The cultural appropriation of Native Canadians is very disturbing due to the history of settler colonialism. The colonialism of the settlers coming to Canada seeking to conquer and dominate Native Canadians is stapled into our country’s history. With the past and present oppression that Native Canadians have experienced, what ultimately becomes deeply disturbing is the cultural appropriation that Native Canadians now face. It is odd that the same culture who once tried to abolish the aboriginal’s culture is now exploiting it for their own benefit (Hunter, Fashion Exploiting Native Wear Is Racist Read).

There is nothing wrong with appreciating aboriginal culture, in fact appreciating it is a very positive thing to do. What is not alright to do is appropriate it, take from the culture and use it in a manner that is not respectful to the aboriginal culture.  Just as Âpihtawikosisân states, if you choose to pull from aboriginal culture then you should educate yourself about the culture first (Âpihtawikosisân, An Open Letter to Non-Natives in Headdresses).  Cornell West states “justice is what love looks like in public”. If we can provide an end to the cultural appropriation of Native Canadians and bring in the appreciation of their culture, then the love for their culture will be publicly seen.

Works Cited

“An Open Letter to Non-Natives in Headdresses.” Pihtawikosisn. 10 Feb. 2012. Web. 12 Mar. 2015.

Care, Tony. “Washington Redskins Controversy: 3 Things You Need to Know – CBC Sports – Football – NFL.” CBCnews. CBC/Radio Canada, 1 Oct. 2014. Web. 12 Mar. 2015.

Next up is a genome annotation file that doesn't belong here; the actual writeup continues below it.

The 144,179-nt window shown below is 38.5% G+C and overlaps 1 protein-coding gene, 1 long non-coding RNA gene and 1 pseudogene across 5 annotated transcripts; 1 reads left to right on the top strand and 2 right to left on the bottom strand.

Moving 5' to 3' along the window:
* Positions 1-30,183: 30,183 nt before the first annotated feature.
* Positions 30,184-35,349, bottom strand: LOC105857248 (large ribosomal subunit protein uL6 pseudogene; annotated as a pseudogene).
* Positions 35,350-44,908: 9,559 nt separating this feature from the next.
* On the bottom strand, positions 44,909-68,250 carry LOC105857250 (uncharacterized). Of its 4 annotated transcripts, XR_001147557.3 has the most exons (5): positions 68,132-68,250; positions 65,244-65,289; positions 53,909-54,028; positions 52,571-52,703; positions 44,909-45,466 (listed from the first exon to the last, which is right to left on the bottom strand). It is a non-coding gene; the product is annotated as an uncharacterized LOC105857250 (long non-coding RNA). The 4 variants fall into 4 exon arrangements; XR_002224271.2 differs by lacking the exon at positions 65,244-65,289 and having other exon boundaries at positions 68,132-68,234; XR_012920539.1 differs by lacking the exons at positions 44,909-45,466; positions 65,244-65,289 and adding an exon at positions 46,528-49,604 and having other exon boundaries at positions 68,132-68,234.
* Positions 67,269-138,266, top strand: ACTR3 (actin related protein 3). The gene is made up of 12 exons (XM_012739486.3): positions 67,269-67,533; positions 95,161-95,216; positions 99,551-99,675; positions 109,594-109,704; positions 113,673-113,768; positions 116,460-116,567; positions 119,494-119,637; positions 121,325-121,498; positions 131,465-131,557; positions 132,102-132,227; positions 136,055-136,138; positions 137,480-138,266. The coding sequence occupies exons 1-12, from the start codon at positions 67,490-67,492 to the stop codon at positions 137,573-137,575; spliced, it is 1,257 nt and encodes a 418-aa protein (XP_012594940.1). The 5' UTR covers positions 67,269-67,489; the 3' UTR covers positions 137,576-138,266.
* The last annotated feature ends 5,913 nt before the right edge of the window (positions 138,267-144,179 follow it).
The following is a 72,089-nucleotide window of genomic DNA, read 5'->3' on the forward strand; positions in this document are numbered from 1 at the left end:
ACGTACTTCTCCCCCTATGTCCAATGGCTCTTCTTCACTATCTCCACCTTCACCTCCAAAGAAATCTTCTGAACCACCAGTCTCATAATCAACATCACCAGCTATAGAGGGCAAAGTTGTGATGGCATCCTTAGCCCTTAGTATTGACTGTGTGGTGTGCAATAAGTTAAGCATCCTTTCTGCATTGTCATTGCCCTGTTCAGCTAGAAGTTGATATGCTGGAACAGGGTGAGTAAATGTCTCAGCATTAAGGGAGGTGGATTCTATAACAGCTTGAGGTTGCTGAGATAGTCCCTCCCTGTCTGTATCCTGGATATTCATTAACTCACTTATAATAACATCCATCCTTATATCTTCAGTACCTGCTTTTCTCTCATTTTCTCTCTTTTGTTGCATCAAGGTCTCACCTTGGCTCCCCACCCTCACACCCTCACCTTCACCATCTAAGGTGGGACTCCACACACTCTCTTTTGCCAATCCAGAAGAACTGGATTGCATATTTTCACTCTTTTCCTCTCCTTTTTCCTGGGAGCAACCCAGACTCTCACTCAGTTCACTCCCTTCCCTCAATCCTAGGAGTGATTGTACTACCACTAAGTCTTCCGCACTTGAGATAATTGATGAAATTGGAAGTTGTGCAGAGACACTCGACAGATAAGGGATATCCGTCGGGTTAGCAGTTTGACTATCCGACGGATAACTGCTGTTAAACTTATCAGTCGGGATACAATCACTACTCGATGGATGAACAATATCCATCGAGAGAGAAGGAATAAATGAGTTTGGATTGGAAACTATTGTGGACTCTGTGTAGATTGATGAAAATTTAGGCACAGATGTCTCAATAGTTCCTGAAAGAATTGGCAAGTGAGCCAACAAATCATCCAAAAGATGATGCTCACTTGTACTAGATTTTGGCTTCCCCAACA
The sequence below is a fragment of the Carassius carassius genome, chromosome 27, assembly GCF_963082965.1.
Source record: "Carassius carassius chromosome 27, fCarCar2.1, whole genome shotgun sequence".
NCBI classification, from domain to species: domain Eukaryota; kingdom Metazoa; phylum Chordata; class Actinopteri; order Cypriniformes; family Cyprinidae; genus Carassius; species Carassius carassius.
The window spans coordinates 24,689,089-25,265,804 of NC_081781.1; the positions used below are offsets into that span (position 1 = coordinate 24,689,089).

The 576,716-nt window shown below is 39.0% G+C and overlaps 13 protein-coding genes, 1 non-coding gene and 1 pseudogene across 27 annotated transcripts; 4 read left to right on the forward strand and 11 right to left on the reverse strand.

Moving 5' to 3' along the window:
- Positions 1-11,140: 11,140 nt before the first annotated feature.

Hunter, Karlene. “Fashion Exploiting Native Wear Is Racist.” Indian Country Today Media Network.com. Indian Country Today Media Network, 5 Mar. 2015. Web. 12 Mar. 2015.

“Missing and Murdered Aboriginal Women: A National Operational Overview.” RCMP National Operational Overview. Royal Canadian Mounted Police, 1 Jan. 2014. Web. 12 Mar. 2015.

Film Review: “Regarding Susan Sontag”

This film, as directed by Nancy Kates, provides in depth recall on Susan Sontag’s life. The film follows Sontag’s life and registers her personal life events on a timeline as defined by one of Sontag’s professional accolades. This film touches upon much more than just what she had achieved professionally. In fact, “Regarding Susan Sontag” sheds light more on her intricate personal life, which was occurring parallel to her professional life.

To say that this film is a film made to highlight Susan Sontag’s professional achievements would be false. Nancy Kates focuses the film much more on Sontag’s life events and merely uses her academic achievements as a bookmarker on the timeline that is her life. With that being said, Nancy Kates does divulge somewhat into Sontag’s literary career. Kates does so by giving insight into Sontag’s work with the use of interviews from friends, family and academic piers. However, Kates often does so with heavy focus and reference to Sontag’s closeted bisexuality.

It becomes immediately apparent that Nancy Kates was more interested in Susan Sontag as an influential personality and political figure as opposed to a writer. Kates’ focus on Sontag’s sexuality is very interesting given sexual binaries of her era. The sexual scripts of her era, especially when she was first attending Berkeley University, frowned upon sexual promiscuity with the same sex. That being said, Kates is perfectly able to show that despite these scripts and binaries Sontag was still able to pursue personal and professional achievements.